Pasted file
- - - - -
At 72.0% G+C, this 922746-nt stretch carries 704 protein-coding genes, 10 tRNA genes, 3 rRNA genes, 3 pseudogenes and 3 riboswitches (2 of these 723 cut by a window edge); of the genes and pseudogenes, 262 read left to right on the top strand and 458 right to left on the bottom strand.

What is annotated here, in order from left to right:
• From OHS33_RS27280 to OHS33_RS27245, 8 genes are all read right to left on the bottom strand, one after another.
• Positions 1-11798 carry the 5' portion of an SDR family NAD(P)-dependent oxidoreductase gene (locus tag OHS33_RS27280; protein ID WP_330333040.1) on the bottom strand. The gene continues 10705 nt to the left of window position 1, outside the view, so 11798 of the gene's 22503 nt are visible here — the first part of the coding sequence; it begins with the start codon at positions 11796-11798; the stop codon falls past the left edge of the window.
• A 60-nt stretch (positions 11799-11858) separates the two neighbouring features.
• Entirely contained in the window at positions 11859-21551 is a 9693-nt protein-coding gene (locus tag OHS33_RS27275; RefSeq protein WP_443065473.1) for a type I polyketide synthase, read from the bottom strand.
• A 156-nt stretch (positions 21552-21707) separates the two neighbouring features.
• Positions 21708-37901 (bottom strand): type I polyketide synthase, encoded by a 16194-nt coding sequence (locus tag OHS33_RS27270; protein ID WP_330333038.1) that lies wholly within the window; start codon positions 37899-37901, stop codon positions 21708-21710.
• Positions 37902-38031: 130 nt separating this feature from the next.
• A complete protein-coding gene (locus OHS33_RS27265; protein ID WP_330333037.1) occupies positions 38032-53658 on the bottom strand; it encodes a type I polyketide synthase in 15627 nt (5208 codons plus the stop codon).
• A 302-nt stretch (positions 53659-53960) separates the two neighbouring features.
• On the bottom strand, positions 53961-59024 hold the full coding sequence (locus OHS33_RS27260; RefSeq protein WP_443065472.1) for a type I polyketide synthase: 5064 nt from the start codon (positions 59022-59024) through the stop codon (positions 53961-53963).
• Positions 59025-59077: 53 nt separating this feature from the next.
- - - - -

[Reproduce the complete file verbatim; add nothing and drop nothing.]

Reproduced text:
At 72.0% G+C, this 922746-nt stretch carries 704 protein-coding genes, 10 tRNA genes, 3 rRNA genes, 3 pseudogenes and 3 riboswitches (2 of these 723 cut by a window edge); of the genes and pseudogenes, 262 read left to right on the top strand and 458 right to left on the bottom strand.

What is annotated here, in order from left to right:
• From OHS33_RS27280 to OHS33_RS27245, 8 genes are all read right to left on the bottom strand, one after another.
• Positions 1-11798 carry the 5' portion of an SDR family NAD(P)-dependent oxidoreductase gene (locus tag OHS33_RS27280; protein ID WP_330333040.1) on the bottom strand. The gene continues 10705 nt to the left of window position 1, outside the view, so 11798 of the gene's 22503 nt are visible here — the first part of the coding sequence; it begins with the start codon at positions 11796-11798; the stop codon falls past the left edge of the window.
• A 60-nt stretch (positions 11799-11858) separates the two neighbouring features.
• Entirely contained in the window at positions 11859-21551 is a 9693-nt protein-coding gene (locus tag OHS33_RS27275; RefSeq protein WP_443065473.1) for a type I polyketide synthase, read from the bottom strand.
• A 156-nt stretch (positions 21552-21707) separates the two neighbouring features.
• Positions 21708-37901 (bottom strand): type I polyketide synthase, encoded by a 16194-nt coding sequence (locus tag OHS33_RS27270; protein ID WP_330333038.1) that lies wholly within the window; start codon positions 37899-37901, stop codon positions 21708-21710.
• Positions 37902-38031: 130 nt separating this feature from the next.
• A complete protein-coding gene (locus OHS33_RS27265; protein ID WP_330333037.1) occupies positions 38032-53658 on the bottom strand; it encodes a type I polyketide synthase in 15627 nt (5208 codons plus the stop codon).
• A 302-nt stretch (positions 53659-53960) separates the two neighbouring features.
• On the bottom strand, positions 53961-59024 hold the full coding sequence (locus OHS33_RS27260; RefSeq protein WP_443065472.1) for a type I polyketide synthase: 5064 nt from the start codon (positions 59022-59024) through the stop codon (positions 53961-53963).
• Positions 59025-59077: 53 nt separating this feature from the next.